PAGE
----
Guest Blog by Veronica Cunitz

Living on the island of Oahu, issues with water cleanliness are more important than ever. There are few lakes and rivers on-island that have water clean enough for drinking, and none that can fully support the ever-growing population of Oahu. We can’t import all our water, either: the cost would be too prohibitive and the sheer volume would be nearly impossible. The only practical choice for gathering water is to look below-ground.

On Oahu, the high mountains trap clouds and allow for precipitation (without these mountains, Oahu wouldn’t get enough rain to support the abundance of life it does now). While much of the water that falls is consumed by plants or discharged into the sea, some of the water percolates through the soil and basalt rock and ends up as part of the freshwater lens. The freshwater lens is an area of clean water below the island that sits on top of the salty ocean due to density differences.

This freshwater lens contains a huge amount of water, and is some of the purest around, but it is a limited supply. There has been a history of over pumping this water source for use in agriculture, which happened due to a lack of regulation. Nowadays, food is not grown on-island as much as it once was, and water is generally used instead for domestic purposes. Water from the freshwater lens is pumped through a vast array of tunnels and pipes to the tap, where it is available for everyone to use.

Despite the huge area the freshwater lens covers, water is still a precious, finite resource (much like propane or natural gas). There is a limit to how many people it can provide for, and using too much of it could prove detrimental in the future. When people leave the sink running or don’t fix leaky pipes, they are wasting this resource. When people take 30-minute showers or take baths daily, they are wasting this resource. We will eventually come to the end of the freshwater lens.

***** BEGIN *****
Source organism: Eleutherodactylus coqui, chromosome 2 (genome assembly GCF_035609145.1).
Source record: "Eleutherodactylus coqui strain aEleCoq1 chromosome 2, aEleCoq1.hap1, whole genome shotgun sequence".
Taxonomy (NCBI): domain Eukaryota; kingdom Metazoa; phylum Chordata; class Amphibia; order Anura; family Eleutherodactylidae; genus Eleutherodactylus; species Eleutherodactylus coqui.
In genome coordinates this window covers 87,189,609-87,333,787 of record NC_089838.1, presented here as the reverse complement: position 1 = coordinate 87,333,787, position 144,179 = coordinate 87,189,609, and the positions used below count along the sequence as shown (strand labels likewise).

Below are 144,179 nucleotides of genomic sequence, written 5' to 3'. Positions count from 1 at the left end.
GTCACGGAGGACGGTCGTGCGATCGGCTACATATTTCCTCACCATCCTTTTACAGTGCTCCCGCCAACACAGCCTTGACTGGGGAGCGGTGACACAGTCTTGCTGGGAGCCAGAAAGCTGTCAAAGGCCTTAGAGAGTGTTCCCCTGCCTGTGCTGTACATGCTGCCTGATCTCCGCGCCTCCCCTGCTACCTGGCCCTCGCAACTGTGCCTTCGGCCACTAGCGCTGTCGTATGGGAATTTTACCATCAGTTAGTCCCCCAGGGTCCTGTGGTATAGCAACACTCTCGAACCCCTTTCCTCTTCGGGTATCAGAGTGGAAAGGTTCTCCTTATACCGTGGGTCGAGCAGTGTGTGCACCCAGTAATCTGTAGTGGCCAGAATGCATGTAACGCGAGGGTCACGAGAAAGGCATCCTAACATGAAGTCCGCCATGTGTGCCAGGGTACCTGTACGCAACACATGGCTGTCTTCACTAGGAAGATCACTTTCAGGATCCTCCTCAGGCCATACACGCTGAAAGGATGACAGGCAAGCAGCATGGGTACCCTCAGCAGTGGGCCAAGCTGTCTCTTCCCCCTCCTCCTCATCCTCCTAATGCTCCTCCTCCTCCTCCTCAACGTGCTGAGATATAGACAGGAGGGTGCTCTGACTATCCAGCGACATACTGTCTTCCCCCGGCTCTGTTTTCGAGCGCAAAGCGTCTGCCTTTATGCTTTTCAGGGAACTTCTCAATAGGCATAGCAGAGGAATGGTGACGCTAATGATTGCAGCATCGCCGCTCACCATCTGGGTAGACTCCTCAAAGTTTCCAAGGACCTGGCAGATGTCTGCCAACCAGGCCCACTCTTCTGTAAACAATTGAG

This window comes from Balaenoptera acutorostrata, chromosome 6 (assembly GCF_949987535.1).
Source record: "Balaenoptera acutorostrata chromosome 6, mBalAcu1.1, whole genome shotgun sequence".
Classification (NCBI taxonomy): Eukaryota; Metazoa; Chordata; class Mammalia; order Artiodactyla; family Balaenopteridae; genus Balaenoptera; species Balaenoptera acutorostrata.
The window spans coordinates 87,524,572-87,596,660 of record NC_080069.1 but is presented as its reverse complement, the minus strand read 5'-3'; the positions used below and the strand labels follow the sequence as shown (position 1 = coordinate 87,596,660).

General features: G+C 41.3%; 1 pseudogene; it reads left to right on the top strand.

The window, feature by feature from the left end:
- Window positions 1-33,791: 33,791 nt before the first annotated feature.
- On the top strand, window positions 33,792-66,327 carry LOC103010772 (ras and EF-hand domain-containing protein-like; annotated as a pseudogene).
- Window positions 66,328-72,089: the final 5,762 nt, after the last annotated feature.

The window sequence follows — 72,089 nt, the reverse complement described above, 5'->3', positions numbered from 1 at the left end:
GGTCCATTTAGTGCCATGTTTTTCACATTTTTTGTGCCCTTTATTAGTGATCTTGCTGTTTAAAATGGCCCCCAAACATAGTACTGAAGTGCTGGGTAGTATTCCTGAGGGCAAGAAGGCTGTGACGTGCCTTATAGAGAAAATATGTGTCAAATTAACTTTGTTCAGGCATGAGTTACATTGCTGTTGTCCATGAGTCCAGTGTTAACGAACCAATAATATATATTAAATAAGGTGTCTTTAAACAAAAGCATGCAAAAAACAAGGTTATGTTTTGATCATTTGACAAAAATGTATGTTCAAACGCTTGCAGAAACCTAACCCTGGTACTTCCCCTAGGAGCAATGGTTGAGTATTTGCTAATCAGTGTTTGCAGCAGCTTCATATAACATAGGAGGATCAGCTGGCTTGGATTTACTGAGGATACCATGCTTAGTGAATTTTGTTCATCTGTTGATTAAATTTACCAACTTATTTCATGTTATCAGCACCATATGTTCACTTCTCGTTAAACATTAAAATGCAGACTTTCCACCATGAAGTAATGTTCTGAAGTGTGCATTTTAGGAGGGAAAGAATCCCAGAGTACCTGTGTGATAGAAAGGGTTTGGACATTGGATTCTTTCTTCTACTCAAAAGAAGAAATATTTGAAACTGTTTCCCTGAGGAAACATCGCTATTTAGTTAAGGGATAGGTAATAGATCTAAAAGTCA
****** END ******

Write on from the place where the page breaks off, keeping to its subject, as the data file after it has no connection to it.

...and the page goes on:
And what then? Although the lens will eventually recharge, it will take years, and water may never be as abundant as it once was. We will have to turn to surface water for drinking. But currently, many of our sources of surface water are polluted (the Ala Wai canal being a prime example). We need to clean up these areas, save our precious water, and provide for the future.

Editor's Note: Veronica Cunitz is an inaugural EarthEcho Water Challenge Ambassador, a group of young leaders working to engage their communities in water quality monitoring and conservation efforts while increasing their knowledge of water science and gaining skills to expand their work in this field. The EarthEcho Water Challenge Ambassadors is an initiative coordinated by EarthEcho International’s Youth Leadership Council and sponsored by Xylem Watermark.